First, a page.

Surrounded by Idiots

Many of us feel this way all the time anyway, but if you’re going to ride a motorcycle, you have to behave as if it were true.

In Peoria last week, a woman turned and ran straight into a motorcyclist. He landed in the hospital in critical condition. They mention a head injury, but don’t mention whether he wore a helmet. No excuse was listed for the driver of the car, but I imagine it was your typical “I didn’t see him” response.

In California, another pinhead tried to use his smartphone to record video of a group of bikers, and he knocked two of them down in the process. In response, they knocked him around and threatened him with a knife. I’m not going to say that’s the right way to handle it, but given the incident, I’m not surprised.

Start Seeing Motorcycles

I’ve been forced to keep my own cool twice this year already.

First, a young woman tailgated me coming out of town. The speed limit jumps from 35 to 55, and I tend to be hard on the throttle so I was right up at 55. I had a turn coming up in a half mile, though, so saw no reason to go any faster until she tried to drive her little red POS up my tailpipe. I put my signal on well ahead of time so she knew I’d be slowing down, and instead of passing me, she just stayed glued to my bumper. I thought about stopping right in front of her, then walking back to have a little chat, but I imagine she’d have freaked out and run me over in self defense. Instead I hugged the shoulder and did my best to stay out of her way when she rocketed past me at the intersection.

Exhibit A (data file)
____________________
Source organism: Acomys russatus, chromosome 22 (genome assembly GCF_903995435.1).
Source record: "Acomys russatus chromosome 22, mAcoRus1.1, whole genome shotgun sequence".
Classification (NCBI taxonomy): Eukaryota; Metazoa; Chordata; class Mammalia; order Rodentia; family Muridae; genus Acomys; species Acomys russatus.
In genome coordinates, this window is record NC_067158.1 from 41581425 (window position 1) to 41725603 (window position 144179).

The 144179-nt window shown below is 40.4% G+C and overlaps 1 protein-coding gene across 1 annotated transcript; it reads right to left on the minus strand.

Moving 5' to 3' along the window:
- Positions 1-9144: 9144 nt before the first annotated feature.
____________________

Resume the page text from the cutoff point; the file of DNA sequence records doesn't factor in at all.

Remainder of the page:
In another in-town incident, a van started to back out of a driveway. It was some distance ahead of me, but not far enough that, were I driving a car, it would have been safe or smart to back out. I let off the throttle and covered the brake and clutch, and sure enough, the van showed no intention of stopping. So I stopped, and I watched as an elderly woman eased back out of the driveway, backed toward me, and stopped about eight feet in front of my front tire. Then she just sat in the lane.

And sat, and sat. I don’t know if she saw me and panicked, or thought I was going to pass her, or just got distracted and had something else to do. Someone in the passenger seat finally snapped her out of it and she got rolling… only to stop at the intersection. She had no stop sign, but watched the truck to her left—who did have a stop sign—sit and wait for her to make up her mind. Finally she crept around the corner to the right and drove way. I just shrugged at the truck driver and rode on by. He seemed to get a kick out of that.

These are the people we all share the road with, whether we’re on a bicycle, a motorcycle, or in a car. The nice thing about riding the motorcycle is I’ve become more alert even when I drive the family grocery getter. I’ve spotted and slowed for things the Wife hadn’t noticed. I’ve become better at predicting when someone is about to do something stupid, like yesterday when a woman raced ahead of our van, then swept across our lane and into a right turn lane.

If I’m rolling up on someone at an intersection and I don’t make eye contact with them, I assume they’re about to screw me. Illinois may be a helmet-optional state, but I don’t drive out of town without one. When I get my hands on the Bell Drifter DLX I’ve been eyeballing a while, I intend to wear it even on the short trips.

I see riders all day every day. Thousands ride together without incident. The odds are probably in my favor. However, I’m going to pad those odds out as best I can.

About Mike Oliveri